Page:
Chairman of Hurriyat (G) Syed Ali Geelani on April 21, in a seminar calling upon people to boycott the forthcoming  assembly election one and half year before the scheduled date  intrigued me to  think if the elections in the state were being held early. Ostensibly, the seminar on “Iqbal’s idea of freedom”, was not an appropriate forum  for asking people to    boycott elections to be held  one and half year  unless the ‘veteran pro-movement’ leader had some reliable inputs from his cadres about state going for polls in coming seven to eight months and   some pro-movement organizations intending  to try their luck at hustings. 

Here, I am not commenting on the boycott call by the Hurriyat leader. Boycotting elections is not a new phenomenon- for over past sixty-seven years it has been   an important form of resistance in the State. First, to boycott elections in the state was the National Conference in 1946. After 1953, the Plebiscite Front led by Sheikh Abdullah boycotted all the elections including that of 1972, which, besides the Jama’at-e-Islami was contested by some pro-right to self-determination parties by fielding in proxy candidates. In the electoral politics of the state 1977 and 1987 are important benchmarks for sucking into it even the most reluctant of the leaders.  After 1990, the Hurriyat Conference boycotted all elections- it issue white papers on these elections. History of success of boycotting elections is full of highs and lows. Many times, boycott calls in Kashmir province and Muslim majority areas of Jammu have been near hundred percent.  In this column, it is not possible to recapitulate and discuss the history of elections in the state- it is full of ugly warts.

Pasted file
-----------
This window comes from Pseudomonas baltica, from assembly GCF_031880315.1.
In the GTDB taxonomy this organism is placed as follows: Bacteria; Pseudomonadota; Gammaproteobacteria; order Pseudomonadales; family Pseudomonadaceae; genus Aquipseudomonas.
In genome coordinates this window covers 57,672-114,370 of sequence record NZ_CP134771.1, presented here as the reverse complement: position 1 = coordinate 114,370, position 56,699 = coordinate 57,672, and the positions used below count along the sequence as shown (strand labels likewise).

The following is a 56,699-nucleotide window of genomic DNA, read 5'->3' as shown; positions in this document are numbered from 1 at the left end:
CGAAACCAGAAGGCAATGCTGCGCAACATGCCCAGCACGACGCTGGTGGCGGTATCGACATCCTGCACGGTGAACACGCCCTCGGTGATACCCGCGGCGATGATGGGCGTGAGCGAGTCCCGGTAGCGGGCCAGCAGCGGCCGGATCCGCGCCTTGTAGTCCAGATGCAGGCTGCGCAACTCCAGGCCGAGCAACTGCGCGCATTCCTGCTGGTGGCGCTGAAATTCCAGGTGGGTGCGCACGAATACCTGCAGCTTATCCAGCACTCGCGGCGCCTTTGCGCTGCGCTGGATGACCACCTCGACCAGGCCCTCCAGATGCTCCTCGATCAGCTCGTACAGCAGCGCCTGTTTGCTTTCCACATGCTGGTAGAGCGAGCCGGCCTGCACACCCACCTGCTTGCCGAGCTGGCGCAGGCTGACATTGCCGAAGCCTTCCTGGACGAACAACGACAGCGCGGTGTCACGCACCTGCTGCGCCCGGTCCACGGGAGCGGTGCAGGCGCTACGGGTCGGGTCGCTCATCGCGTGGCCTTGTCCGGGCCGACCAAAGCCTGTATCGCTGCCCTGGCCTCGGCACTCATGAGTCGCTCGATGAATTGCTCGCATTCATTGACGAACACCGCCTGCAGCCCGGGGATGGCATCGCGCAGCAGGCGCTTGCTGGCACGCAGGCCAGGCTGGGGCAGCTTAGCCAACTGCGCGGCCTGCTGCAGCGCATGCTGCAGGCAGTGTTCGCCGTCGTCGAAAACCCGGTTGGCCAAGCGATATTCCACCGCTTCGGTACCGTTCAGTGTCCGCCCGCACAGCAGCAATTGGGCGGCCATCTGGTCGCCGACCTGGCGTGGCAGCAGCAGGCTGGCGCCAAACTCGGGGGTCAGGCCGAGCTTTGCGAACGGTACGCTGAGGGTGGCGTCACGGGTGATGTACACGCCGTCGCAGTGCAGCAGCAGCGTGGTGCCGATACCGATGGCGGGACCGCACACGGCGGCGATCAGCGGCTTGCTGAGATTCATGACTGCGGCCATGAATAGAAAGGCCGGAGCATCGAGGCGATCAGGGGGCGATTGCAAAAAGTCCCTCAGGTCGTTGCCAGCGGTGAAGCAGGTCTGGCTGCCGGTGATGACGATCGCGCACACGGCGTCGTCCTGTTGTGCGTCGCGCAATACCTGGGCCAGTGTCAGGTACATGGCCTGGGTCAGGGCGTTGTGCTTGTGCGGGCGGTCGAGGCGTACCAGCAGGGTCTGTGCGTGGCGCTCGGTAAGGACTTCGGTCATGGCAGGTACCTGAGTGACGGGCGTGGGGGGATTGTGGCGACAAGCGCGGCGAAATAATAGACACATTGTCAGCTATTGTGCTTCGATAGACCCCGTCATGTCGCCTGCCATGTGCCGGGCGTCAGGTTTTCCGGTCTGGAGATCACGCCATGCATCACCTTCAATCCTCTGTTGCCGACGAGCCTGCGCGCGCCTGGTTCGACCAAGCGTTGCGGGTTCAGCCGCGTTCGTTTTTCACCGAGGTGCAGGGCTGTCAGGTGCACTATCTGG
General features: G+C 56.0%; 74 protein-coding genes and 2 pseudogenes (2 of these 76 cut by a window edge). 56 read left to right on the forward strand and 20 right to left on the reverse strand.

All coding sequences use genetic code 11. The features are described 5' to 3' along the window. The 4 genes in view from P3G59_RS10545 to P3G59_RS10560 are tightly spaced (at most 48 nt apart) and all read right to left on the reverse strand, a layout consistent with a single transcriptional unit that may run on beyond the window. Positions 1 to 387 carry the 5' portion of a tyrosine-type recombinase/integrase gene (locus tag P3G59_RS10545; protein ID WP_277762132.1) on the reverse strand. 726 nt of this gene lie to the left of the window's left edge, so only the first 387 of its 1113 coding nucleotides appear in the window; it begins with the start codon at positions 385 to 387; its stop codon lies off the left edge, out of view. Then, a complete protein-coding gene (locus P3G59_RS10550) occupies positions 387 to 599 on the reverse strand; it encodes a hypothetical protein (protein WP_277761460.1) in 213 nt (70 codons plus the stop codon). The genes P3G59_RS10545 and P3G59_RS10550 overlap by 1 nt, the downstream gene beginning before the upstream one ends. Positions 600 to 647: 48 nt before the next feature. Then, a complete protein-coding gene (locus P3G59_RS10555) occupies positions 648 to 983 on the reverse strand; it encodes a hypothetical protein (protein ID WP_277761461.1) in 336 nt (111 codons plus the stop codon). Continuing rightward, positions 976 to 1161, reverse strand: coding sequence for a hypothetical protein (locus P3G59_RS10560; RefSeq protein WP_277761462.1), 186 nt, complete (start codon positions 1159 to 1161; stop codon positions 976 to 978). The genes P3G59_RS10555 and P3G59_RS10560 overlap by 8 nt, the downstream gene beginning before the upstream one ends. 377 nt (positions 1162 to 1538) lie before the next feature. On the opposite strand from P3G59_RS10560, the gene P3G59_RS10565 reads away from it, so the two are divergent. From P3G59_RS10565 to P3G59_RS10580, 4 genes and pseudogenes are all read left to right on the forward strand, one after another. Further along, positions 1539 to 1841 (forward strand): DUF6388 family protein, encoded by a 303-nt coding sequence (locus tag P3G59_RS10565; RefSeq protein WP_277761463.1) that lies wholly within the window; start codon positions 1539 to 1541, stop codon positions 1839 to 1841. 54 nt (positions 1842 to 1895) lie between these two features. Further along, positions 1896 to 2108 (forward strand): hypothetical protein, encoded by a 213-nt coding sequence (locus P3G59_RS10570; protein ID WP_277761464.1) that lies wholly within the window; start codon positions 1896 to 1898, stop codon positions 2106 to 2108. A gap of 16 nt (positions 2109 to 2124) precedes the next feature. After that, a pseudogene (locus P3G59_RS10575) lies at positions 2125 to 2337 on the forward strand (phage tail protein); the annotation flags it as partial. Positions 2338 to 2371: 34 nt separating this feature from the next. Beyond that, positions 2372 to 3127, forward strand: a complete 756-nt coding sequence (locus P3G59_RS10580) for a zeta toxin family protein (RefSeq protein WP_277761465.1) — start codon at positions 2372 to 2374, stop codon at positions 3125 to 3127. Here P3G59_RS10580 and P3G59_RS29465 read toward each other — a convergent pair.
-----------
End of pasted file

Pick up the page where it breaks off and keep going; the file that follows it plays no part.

If elections for the State Assembly are held in November 2013 as, I have started believing, question arises who are going to be the main players.  On date, I see only three players, the National Conference, the Congress and the PDP in the field.  Even the BJP that could tilt the power equation seems out of race after having suffered a vertical divide in the state. Some other parties that tried their luck during the last Parliament elections are also planning fielding their candidates from various constituencies- but it will be too early to write about them.  Electoral politics in Kashmir to my understanding is a different genera that needs a different wherewithal from that of the popular politics.
In the context of coming elections, I see April 23 statement by Amir-Jama’at-Islamia Muhammad Abdullah Wani as significant. Stating that the Jama’at “was aware about problems of people and knew which party reaps benefits of boycotting elections and final decision about participation in the coming election     will be taken in the Majilis Shoora.”  Ironically, the statement that is departure from post 1990 position of the party on elections was made one after Syed Ali Geelani’ statement  asking  people to boycott the elections appeared in newspapers.  
It will be interesting to watch, if the Jamma’at decides to participate in the coming elections and entering into electoral alliance with one of the three players. Moreover, how it was going to influence power structures in the state. Let us wait and watch.